Saddled with the impossibly high expectations created by last fall’s postseason performance, Yordano Ventura was set up for failure in 2015. The Kansas City Royals let James Shields walk, christened the 24-year-old Ventura the ace of their staff, and handed him the ball on Opening Day. With the ink still drying on his five-year, $23 million extension, Ventura delivered six innings of one-run ball to help the Royals down the Chicago White Sox 10-1 on the first day of the 2015 season.

It was seemingly all downhill from there, but was it really?

Of all the young pitchers in the game of baseball, Ventura arguably oozes the most potential. The tiny right-hander puts his entire body into a 100 mph fastball that he complements with a wipeout breaking ball and changeup at 88. When all three pitches are working, Ventura is next to unhittable.

For a large part of the season, though, Ventura seemed very hittable. As late as August 6, his ERA was as high as 5.29 after consecutive starts against the Detroit Tigers and Toronto Blue Jays spiked his ERA nearly half a run. Blame the scheduling gods for that one, as no pitcher should have to face those lineups in consecutive starts.

That August 6 start, however, was the last bad one for Ventura. Over the past four starts he’s made, Ventura has pitched to a 1.08 ERA in 25.0 innings with 32 strikeouts. He dominated the Orioles earlier in the week with 11 strikeouts over six innings. Most came on his curveball. There has also been a dramatic decline in the line drive rate on his two best pitches — fourseam fastball and curveball.


For Ventura, leaning on the curveball and changeup is the key to success. While being able to touch 100 with ease is great, hitters do not shrink from velocity the way they once did. Ventura throws hard, but gets very few swings and misses on his fastball — somewhere between six and seven percent on his fourseamer, and even less on his sinker. While they may not square it up every single time, hitters are able to get the bat on Ventura’s fastball with good consistency, and yes, the old Little League adage, “the harder they throw, the farther it goes,” does hold true even at the Major League level.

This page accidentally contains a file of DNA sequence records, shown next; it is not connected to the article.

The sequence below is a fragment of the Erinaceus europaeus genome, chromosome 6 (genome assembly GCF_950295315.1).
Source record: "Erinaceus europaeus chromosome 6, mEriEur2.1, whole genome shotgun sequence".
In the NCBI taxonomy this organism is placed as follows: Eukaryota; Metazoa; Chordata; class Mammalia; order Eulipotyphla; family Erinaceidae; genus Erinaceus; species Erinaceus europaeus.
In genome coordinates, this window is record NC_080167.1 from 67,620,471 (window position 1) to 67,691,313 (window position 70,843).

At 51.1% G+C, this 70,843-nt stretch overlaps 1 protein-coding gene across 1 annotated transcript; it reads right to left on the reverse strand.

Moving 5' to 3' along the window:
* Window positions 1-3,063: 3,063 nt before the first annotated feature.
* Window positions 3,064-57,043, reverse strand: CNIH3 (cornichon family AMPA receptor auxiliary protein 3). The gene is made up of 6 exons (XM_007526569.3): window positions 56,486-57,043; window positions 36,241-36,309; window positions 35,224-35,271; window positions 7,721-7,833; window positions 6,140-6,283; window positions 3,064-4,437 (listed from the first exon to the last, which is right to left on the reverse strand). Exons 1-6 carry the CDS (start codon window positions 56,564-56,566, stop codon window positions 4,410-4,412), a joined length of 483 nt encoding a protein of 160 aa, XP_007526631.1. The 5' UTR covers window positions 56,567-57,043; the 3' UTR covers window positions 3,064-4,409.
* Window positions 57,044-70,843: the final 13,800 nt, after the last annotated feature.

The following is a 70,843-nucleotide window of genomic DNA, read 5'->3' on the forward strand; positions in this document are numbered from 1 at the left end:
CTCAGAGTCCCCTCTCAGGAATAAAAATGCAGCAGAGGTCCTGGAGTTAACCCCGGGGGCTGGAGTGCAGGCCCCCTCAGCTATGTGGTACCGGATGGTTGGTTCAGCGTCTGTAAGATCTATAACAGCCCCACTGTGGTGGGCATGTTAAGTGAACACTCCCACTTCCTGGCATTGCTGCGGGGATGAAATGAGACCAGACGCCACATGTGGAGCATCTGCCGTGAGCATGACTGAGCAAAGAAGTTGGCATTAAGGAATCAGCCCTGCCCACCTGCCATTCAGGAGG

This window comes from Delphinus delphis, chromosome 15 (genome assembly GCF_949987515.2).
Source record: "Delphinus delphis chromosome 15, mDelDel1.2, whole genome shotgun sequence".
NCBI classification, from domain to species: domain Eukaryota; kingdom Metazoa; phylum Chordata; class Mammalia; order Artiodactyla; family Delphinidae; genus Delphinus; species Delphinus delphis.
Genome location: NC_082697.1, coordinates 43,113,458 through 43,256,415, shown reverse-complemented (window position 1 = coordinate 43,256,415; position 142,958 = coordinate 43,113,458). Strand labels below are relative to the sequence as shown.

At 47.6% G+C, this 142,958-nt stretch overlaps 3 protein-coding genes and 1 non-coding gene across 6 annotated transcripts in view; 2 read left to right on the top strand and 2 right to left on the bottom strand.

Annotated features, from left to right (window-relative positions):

Take Ventura’s June and July — the two months of the season in which he struggled the most. Opponents put up a .455 and .385 BAbip in those months. Seeing that many batted balls turn into hits is almost unheard of. Some of that’s luck, but a lot of it is attributable to the fact that Ventura threw his fourseamer well over 40 percent of the time in those months. By doing so, and giving hitters a better chance to put the ball in play, Ventura dug himself a big hole.

Ventura is not blameless in some of his struggles this year. He has made some bad pitches, and hitters have usually made him pay. His fastball gets hit when it’s center-cut, as it does for most pitchers in this day and age.


All those bright red boxes in the middle of the plate are no bueno.

Even through all of the struggles, Ventura did sprinkle in dominant outings, giving Royals’ fans hope that he still had that ace potential everyone saw last year. He never really lost anything, but was forced to develop as a pitcher rather than rely on God-given ability to run a fastball up to triple digits. As evidenced by the past four starts, that potential is still clearly oozing from the slight right-hander from the Dominican. Perhaps at times this year, Ventura grew too confident in his fastball. What’s more likely is that in just his second full season in the big leagues, Ventura tried to throw his way out of a slump, digging for extra velocity on each pitch. That’s not how it works at this level.

For Yordano Ventura to fully tap his potential, he must attack hitters with more than velocity. When he does that, the scoreless innings and strikeouts will pile up just as they did in the World Series last year and in his most recent shutdown start against the Orioles. There have been flashes of dominance all season, but Ventura appears to finally have pitching all figured out. Consider the sophomore slump ended.

One Response

  1. Tyler Winningham

    Sure he did he went to most likely the facility in Texas that specializes in detailed mechanica


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